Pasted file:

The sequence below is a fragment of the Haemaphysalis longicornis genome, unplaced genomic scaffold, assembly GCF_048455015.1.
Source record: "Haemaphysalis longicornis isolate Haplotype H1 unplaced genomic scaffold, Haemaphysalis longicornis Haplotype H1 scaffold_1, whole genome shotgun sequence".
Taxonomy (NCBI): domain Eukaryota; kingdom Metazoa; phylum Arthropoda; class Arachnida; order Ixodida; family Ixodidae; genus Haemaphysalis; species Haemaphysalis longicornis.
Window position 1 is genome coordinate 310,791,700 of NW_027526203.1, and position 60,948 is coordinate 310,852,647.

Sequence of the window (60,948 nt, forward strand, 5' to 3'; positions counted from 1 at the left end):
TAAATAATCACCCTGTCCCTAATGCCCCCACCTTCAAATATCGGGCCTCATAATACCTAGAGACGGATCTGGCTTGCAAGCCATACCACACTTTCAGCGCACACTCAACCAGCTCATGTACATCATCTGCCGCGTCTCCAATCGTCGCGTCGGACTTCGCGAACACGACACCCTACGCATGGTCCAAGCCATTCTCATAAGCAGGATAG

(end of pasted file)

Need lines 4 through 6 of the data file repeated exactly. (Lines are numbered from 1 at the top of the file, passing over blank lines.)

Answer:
Window position 1 is genome coordinate 310,791,700 of NW_027526203.1, and position 60,948 is coordinate 310,852,647.

Sequence of the window (60,948 nt, forward strand, 5' to 3'; positions counted from 1 at the left end):
TAAATAATCACCCTGTCCCTAATGCCCCCACCTTCAAATATCGGGCCTCATAATACCTAGAGACGGATCTGGCTTGCAAGCCATACCACACTTTCAGCGCACACTCAACCAGCTCATGTACATCATCTGCCGCGTCTCCAATCGTCGCGTCGGACTTCGCGAACACGACACCCTACGCATGGTCCAAGCCATTCTCATAAGCAGGATAG